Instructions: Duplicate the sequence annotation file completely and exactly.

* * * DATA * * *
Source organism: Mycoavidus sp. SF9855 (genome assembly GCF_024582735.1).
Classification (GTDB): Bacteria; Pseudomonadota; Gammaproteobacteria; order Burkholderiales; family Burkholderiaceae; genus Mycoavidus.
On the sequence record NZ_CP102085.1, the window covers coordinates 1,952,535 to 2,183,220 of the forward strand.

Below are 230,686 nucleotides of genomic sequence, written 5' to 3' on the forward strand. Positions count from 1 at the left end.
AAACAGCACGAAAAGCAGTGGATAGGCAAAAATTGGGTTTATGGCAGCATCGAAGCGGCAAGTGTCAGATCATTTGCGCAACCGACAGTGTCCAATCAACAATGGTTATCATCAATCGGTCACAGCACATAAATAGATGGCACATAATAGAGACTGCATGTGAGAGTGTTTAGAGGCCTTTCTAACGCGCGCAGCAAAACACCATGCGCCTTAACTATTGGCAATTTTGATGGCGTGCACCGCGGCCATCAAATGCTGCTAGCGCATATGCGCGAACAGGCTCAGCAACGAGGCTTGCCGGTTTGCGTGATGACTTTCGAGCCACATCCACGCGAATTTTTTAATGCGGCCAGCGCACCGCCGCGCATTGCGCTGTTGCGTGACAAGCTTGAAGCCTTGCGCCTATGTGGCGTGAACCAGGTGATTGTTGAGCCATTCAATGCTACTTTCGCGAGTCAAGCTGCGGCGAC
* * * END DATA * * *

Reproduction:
Source organism: Mycoavidus sp. SF9855 (genome assembly GCF_024582735.1).
Classification (GTDB): Bacteria; Pseudomonadota; Gammaproteobacteria; order Burkholderiales; family Burkholderiaceae; genus Mycoavidus.
On the sequence record NZ_CP102085.1, the window covers coordinates 1,952,535 to 2,183,220 of the forward strand.

Below are 230,686 nucleotides of genomic sequence, written 5' to 3' on the forward strand. Positions count from 1 at the left end.
AAACAGCACGAAAAGCAGTGGATAGGCAAAAATTGGGTTTATGGCAGCATCGAAGCGGCAAGTGTCAGATCATTTGCGCAACCGACAGTGTCCAATCAACAATGGTTATCATCAATCGGTCACAGCACATAAATAGATGGCACATAATAGAGACTGCATGTGAGAGTGTTTAGAGGCCTTTCTAACGCGCGCAGCAAAACACCATGCGCCTTAACTATTGGCAATTTTGATGGCGTGCACCGCGGCCATCAAATGCTGCTAGCGCATATGCGCGAACAGGCTCAGCAACGAGGCTTGCCGGTTTGCGTGATGACTTTCGAGCCACATCCACGCGAATTTTTTAATGCGGCCAGCGCACCGCCGCGCATTGCGCTGTTGCGTGACAAGCTTGAAGCCTTGCGCCTATGTGGCGTGAACCAGGTGATTGTTGAGCCATTCAATGCTACTTTCGCGAGTCAAGCTGCGGCGAC